If your herb garden is looking a little depleted, here are two easy ways to increase your stock
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ROOTING IN WATER
This is a quick and easy method of propagating herbs like basil. You can do this in your kitchen and no gardening expertise is required. You can also use the same method for propagating oregano, mint and lemon balm.
Snip a few healthy, sizeable cuttings from an existing basil plant.
Remove the leaves from the lower section of the stem then place the cuttings in a jar of water on your kitchen windowsill or a sheltered spot out of direct sunlight.
Soon you’ll have roots growing from the submerged nodes.
Once the roots are about 2-3cm long, plant them out into pots filled with a good rich potting mix or directly into a well-composted bed in the garden, making sure that they are well-watered and protected from excessive heat and wind until they’re well settled into their new home.
This method is slightly more complicated but ideal for creating new rosemary plants. Use the same method for herbs like lavender, scented geranium, lemon verbena and feverfew.
Fill a container or pot with a free-draining, cutting mix made by mixing one part fine compost to two parts sand or light sandy garden soil. Sand contains no plant food, but its porosity ensures good drainage and aeration which is vital for healthy root growth.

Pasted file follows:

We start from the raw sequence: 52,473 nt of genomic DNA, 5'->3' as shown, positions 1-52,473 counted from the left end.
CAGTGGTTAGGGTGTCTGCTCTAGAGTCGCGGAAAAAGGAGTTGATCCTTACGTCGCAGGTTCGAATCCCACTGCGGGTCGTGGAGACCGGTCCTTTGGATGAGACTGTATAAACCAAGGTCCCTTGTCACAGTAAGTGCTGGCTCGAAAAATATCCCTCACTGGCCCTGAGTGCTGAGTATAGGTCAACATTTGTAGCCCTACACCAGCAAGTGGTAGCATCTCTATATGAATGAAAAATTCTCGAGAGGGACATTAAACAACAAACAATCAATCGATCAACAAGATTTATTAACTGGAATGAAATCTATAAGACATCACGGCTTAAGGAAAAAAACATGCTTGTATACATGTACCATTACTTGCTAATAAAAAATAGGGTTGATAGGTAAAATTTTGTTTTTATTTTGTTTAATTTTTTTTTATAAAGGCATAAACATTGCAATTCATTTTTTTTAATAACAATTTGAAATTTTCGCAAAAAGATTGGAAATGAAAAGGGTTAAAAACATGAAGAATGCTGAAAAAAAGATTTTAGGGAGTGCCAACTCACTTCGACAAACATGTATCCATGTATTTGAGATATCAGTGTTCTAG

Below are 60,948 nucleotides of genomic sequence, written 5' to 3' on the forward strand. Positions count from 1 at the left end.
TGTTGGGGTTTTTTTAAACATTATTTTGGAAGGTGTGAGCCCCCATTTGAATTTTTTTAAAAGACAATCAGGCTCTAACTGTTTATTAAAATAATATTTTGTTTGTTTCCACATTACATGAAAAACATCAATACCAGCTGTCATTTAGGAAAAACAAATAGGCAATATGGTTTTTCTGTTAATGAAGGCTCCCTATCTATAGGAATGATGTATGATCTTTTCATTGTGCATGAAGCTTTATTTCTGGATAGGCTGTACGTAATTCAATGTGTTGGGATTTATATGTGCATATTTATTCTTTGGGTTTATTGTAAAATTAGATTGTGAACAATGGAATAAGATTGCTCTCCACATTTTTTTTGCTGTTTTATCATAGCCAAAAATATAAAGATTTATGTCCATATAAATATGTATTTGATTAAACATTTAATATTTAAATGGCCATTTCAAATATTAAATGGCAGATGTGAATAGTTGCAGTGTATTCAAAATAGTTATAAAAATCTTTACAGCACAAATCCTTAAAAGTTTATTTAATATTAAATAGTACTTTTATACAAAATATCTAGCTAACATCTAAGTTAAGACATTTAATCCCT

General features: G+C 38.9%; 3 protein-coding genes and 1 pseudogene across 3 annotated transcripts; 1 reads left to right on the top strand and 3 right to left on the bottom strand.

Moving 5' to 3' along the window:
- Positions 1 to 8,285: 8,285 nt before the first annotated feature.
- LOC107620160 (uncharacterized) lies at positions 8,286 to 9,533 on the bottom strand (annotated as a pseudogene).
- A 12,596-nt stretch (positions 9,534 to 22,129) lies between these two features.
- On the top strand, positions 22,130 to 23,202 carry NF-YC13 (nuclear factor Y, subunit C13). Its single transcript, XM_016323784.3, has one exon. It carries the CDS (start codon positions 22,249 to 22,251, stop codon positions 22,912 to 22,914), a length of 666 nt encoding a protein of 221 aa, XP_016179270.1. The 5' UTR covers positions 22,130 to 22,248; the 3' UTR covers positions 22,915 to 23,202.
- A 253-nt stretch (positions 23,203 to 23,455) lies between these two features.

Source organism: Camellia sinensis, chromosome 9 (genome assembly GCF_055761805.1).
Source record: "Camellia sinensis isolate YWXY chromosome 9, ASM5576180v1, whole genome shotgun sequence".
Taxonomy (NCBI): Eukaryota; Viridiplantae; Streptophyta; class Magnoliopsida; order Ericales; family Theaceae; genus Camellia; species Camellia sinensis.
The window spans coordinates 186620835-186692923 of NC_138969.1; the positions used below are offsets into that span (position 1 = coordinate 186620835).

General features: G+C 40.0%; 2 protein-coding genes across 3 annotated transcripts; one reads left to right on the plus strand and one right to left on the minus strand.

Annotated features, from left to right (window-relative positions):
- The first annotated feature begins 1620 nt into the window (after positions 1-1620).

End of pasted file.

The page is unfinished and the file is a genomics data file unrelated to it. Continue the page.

Choose a healthy plant with plenty of side shoots. Pull or cut a side shoot off the main plant at a node leaving a small piece of bark known as a heel.
Trim the heel and carefully remove the lower leaves from the cutting as well as any flowers and buds.
To encourage rooting you can use a hormone rooting powder available at nurseries. There are various types for different plants so make sure you buy the right one. Dip the end into the powder, shaking off the excess.
Note: If you’re going the organic route, these hormones are chemically synthesised and may also contain other additives so check the labels.
Make a hole in the soil with a pencil or stick and gently push a cutting into it (see d). Plant so that at least half of the cutting is under the soil. Don’t let the leaves touch the cutting mix or be covered by it as they will rot, which encourages bacterial and fungal disease.
- Overcrowding will also promote disease so keep a space of about 2cm between cuttings.
- Firm the cuttings into the soil and water with a gentle spray. Place in a bright, warm area out of direct sunlight and keep damp but not saturated. To maintain humidity and prevent them drying out, create a mini hothouse with the top of a cool drink bottle or make a canopy using clear plastic supported by twigs.
- When the cuttings start producing new leaves the roots are sufficiently developed for them to be planted out into larger containers and subsequently into your herb garden.
By Carina Claassenes